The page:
logo logo logo logo logo logo

xml [LEMONS]


This blog has moved!

OMGWTFBBQ! It's a new address! Goodbye, my little slice of internet real-estate. It's been a great ride for, um, I forget however many years. But. Please join me at emptyage.honan.net for more blog journaling fun. Now with Typepad.

- l i n k -



Oh My!

Why... It's the old design, back again! Where is the Vox? Where is the FeedBurner? Where is the crappy layout that was only meant to last a day or two but has been around for, oh, two months or so?

Gone! Gone, gone, gone. Like so many sorry dot coms. And comiong soon: Typepad.

Also, for what it's worth, this is the kind of blog post I hate the most. These "I'm switching to Blah-blah-blah" housekeeping crapfests are the online equivalent of walking into a room and announcing what color shirt you have on today.

Mine is green.

- l i n k -



The Killing of a Flanger

. The Cure was playing over the speakers at the coffeeshop where I was working yesterday morning. I loved it. It took me back. I once loved The Cure. But I had never noticed, until this morning, how much they relied on the flanger. Almost every song; flanged.

. I don't know where my flanger is. It was bright green. Vivid. Very 80s. Purchased in the 80s, in fact. I used to love hooking it up to my guitar, and stomping it. Peeeeeeeowwwwwwwweeeeeeepeeeeeeowwwwwwweeeeee. Who stole my flanger? Give it back.

. You don't hear the flanger quite as much as you once did. I think it had its heyday at some point around 1988. When bands use it today, it sounds almost old-fashioned.

. I used to read Guitar Player, quite a bit. There was no reason for this. But let's forget that. I remember reading an article about the Black Crowes in Guitar Player. Now, I understand how hard it is to write something original on the same subject for a magazine every month--how do you think I earn my living? But this article, a brief 250 or so word intro/profile, contained the single most cringe-worthy line in any magazine artice I've ever read. I remember it verbatim today, sixteen or however-many years later.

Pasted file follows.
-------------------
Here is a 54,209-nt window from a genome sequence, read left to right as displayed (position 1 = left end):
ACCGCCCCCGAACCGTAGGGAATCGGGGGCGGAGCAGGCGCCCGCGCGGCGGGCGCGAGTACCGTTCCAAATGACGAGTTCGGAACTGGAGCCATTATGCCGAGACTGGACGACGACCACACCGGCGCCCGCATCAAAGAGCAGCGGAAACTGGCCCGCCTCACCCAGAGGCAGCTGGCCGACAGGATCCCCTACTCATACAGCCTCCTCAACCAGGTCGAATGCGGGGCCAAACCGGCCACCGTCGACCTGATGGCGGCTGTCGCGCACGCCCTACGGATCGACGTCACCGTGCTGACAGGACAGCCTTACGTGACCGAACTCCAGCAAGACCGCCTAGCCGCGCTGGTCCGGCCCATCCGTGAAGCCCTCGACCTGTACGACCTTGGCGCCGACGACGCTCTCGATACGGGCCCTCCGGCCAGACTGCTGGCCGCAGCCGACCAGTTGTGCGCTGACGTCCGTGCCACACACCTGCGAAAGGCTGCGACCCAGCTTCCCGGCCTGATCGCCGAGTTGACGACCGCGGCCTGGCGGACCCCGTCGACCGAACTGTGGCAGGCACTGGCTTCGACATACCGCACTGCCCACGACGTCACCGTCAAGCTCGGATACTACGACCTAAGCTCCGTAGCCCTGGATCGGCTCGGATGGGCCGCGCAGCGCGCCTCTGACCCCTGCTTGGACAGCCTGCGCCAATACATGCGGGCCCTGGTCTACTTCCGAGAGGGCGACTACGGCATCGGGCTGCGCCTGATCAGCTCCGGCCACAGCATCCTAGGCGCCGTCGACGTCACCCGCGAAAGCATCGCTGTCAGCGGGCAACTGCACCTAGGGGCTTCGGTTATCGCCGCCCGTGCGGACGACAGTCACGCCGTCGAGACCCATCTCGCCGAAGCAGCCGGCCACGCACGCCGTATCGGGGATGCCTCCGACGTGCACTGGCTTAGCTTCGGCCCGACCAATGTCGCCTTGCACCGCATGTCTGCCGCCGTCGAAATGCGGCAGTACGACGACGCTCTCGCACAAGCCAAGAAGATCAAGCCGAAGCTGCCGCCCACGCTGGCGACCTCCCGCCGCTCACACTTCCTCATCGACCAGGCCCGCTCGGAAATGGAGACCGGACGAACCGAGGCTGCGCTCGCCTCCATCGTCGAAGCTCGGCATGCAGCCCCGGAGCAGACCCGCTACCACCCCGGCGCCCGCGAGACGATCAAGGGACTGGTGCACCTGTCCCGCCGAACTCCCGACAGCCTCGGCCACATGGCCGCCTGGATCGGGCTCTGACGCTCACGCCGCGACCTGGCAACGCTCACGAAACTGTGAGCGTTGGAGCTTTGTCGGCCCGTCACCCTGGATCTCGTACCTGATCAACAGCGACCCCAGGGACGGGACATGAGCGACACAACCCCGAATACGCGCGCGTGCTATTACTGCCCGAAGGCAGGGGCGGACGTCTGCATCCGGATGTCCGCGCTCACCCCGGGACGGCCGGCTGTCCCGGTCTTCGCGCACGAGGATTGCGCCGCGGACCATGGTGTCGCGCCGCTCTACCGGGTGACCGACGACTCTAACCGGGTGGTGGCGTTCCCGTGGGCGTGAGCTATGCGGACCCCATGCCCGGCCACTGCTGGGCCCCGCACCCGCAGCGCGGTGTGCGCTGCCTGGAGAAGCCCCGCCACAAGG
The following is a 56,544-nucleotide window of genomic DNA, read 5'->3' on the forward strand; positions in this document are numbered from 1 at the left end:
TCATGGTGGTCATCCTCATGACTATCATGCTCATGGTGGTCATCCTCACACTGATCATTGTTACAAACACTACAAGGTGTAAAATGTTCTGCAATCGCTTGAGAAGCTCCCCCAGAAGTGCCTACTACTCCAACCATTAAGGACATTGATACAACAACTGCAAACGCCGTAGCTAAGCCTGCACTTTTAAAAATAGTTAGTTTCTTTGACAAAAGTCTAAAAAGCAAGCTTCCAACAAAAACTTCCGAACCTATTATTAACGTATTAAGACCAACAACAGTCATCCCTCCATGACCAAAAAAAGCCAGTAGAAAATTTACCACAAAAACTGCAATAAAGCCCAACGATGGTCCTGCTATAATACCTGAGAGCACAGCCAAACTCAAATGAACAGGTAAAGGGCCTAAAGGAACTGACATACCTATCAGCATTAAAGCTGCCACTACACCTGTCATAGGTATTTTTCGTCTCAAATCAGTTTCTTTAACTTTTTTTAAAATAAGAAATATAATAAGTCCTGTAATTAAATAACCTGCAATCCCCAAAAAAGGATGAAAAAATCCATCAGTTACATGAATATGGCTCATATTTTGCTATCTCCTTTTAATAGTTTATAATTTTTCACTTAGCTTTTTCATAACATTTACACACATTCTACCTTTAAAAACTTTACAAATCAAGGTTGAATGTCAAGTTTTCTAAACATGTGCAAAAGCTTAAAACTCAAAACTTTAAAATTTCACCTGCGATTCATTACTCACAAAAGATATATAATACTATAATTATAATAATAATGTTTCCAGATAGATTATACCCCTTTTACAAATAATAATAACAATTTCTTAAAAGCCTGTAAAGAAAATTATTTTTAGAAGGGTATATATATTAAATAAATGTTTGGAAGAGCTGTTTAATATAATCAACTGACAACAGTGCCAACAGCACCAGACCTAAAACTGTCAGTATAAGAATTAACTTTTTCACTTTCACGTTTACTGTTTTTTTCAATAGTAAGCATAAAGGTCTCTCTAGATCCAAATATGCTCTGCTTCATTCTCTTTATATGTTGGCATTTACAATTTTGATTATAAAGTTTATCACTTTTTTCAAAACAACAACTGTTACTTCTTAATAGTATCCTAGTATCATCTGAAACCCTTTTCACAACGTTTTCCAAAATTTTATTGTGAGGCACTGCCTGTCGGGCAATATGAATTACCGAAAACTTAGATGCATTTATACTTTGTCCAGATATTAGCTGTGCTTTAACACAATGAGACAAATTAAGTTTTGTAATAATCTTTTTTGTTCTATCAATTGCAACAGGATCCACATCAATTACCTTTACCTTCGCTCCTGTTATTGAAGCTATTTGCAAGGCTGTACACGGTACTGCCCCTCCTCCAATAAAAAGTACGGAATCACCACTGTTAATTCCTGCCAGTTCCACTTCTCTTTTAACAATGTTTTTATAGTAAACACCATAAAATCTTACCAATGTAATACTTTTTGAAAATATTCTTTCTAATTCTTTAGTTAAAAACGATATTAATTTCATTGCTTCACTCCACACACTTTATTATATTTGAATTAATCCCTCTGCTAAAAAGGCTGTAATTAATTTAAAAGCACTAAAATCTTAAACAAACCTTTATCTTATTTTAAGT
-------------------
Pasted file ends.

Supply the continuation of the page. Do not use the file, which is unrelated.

?. "Hand these guys a flanger, and they might punch you in the face!"

- l i n k -



Free Range Mantids

On the orchid
Originally uploaded by honan.
A story. In response to a request from the esteemed Mr. Fox...

A couple of months ago, all of our house plants became infested with spider mites. Spider mites! In addition to being disgusting webby little creatures, they were killing my frends the plants.

I tried killing them with some non-toxic hippie insecticide, but all that did was keep them in check. If that, even. But determined not to use poison indoors, I headed to Cole Hardware, and came home with live ladybugs and mantid egg cases.

The ladybugs cleaned house. I let somewhere betwen 50 and 100 go indoors at the base of the plants. 48 hours later they were all gone, and so were the mites. And aphids, and other creepy crawly little things. Yeah, ladybugs look sweet, with their little spots and their red coats, but don't let them fool you. They are stone-cold killing machines.

The rest I let go in the garden, and placed one of two mantid egg cases out there. The other case I took inside and, as per the instructions on the box, placed in a bowl so I could "watch them hatch."

Now, silly me, I presumed that they couldn't, you know, get out of the bowl. That they'd be there for a while. In the bowl. And quite honestly, after a few weeks I more or less forgot about them.

And then last week I walked in the kitchen one evening and noticed some sort of bug crawling on the wall. It was a mantid nymph. And his 500 brothers. Oh, man.

I scooped a few dozen, or hundred, or, I don't know thousand, into a jar and took them out back to the garden. But I left a few inside because, well, they're cute. Like itty bitty aliens. They'll cock their heads over to look at you. They follow you with their eyes. It would be creepy if it weren't so cute.

They're especially cute when they drink. A few times a day I'll spritz all the plants with some water from a spray bottle. The mantids will then lean down, bending their narrow little bodies, and slurp up the water off of leaves.

I've been trying to figure out what to do with them, how to feed them. I've only seen one eat anything. That would be the jaunty fella pictured here. He munched an aphid. I was so proud.

So last weekend I ordered some fruit flies, from an obsessive mantid site I found, and they arrived today. Special delivery, Mr. Honan. Your flies are here.

This has been a challenge. For obvious reasons, I don't want to just let all the fruit flies out. I've been trying to feed them individually, but that hasn't always gone so well. The guy on the flower here has been gangbusters. He's quite tame, and he'll eagerly lean over to take fruit flies off my finger. The rest, not so much. I've started putting a few fruit flies in a jar and then dropping a mantid in there with them, and letting them out after they've eaten.

I'm not quite sure where I go from here. The few that are left inside aren't going to starve, I don't think. But I don't know how many mantids I want to keep inside. And I don't really want to cage them, I prefer free range mantids, but how to keep them out from underfoot? From scurrying out the window to the barren wasteland of our roftop empire? And how many do I want to keep anyway? And what about when they start eating each other? What happens when I go out of town? Are there mantid sitters?

I don't know. I have a lot of questions.

- l i n k -



honan.net logo by Goopymart